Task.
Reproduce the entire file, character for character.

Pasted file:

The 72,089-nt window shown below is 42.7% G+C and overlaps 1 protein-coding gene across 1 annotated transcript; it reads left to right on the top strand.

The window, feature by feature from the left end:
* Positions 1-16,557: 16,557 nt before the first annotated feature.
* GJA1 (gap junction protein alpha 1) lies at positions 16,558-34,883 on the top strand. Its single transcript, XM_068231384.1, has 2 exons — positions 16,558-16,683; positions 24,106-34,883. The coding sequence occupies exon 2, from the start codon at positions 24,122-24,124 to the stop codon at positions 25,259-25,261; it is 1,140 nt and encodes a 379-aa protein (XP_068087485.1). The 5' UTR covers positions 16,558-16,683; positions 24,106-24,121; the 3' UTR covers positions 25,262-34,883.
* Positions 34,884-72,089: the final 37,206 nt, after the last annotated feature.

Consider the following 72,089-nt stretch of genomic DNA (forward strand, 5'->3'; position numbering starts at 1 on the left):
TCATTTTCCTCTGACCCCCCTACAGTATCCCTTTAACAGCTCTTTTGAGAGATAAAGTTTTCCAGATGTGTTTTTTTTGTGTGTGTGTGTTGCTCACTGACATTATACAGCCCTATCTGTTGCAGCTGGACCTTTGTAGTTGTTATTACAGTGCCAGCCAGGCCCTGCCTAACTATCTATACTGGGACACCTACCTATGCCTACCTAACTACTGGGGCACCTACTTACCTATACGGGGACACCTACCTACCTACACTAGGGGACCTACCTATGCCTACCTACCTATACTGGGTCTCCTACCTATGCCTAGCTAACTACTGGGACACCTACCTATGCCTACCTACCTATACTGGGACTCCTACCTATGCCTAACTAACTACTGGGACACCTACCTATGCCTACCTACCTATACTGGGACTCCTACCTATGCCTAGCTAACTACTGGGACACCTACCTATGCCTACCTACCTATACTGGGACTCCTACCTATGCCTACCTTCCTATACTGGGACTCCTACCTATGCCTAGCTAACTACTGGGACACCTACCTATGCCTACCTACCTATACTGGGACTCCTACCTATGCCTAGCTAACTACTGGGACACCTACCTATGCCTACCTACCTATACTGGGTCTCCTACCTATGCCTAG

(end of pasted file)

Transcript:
The 72,089-nt window shown below is 42.7% G+C and overlaps 1 protein-coding gene across 1 annotated transcript; it reads left to right on the top strand.

The window, feature by feature from the left end:
* Positions 1-16,557: 16,557 nt before the first annotated feature.
* GJA1 (gap junction protein alpha 1) lies at positions 16,558-34,883 on the top strand. Its single transcript, XM_068231384.1, has 2 exons — positions 16,558-16,683; positions 24,106-34,883. The coding sequence occupies exon 2, from the start codon at positions 24,122-24,124 to the stop codon at positions 25,259-25,261; it is 1,140 nt and encodes a 379-aa protein (XP_068087485.1). The 5' UTR covers positions 16,558-16,683; positions 24,106-24,121; the 3' UTR covers positions 25,262-34,883.
* Positions 34,884-72,089: the final 37,206 nt, after the last annotated feature.

Consider the following 72,089-nt stretch of genomic DNA (forward strand, 5'->3'; position numbering starts at 1 on the left):
TCATTTTCCTCTGACCCCCCTACAGTATCCCTTTAACAGCTCTTTTGAGAGATAAAGTTTTCCAGATGTGTTTTTTTTGTGTGTGTGTGTTGCTCACTGACATTATACAGCCCTATCTGTTGCAGCTGGACCTTTGTAGTTGTTATTACAGTGCCAGCCAGGCCCTGCCTAACTATCTATACTGGGACACCTACCTATGCCTACCTAACTACTGGGGCACCTACTTACCTATACGGGGACACCTACCTACCTACACTAGGGGACCTACCTATGCCTACCTACCTATACTGGGTCTCCTACCTATGCCTAGCTAACTACTGGGACACCTACCTATGCCTACCTACCTATACTGGGACTCCTACCTATGCCTAACTAACTACTGGGACACCTACCTATGCCTACCTACCTATACTGGGACTCCTACCTATGCCTAGCTAACTACTGGGACACCTACCTATGCCTACCTACCTATACTGGGACTCCTACCTATGCCTACCTTCCTATACTGGGACTCCTACCTATGCCTAGCTAACTACTGGGACACCTACCTATGCCTACCTACCTATACTGGGACTCCTACCTATGCCTAGCTAACTACTGGGACACCTACCTATGCCTACCTACCTATACTGGGTCTCCTACCTATGCCTAG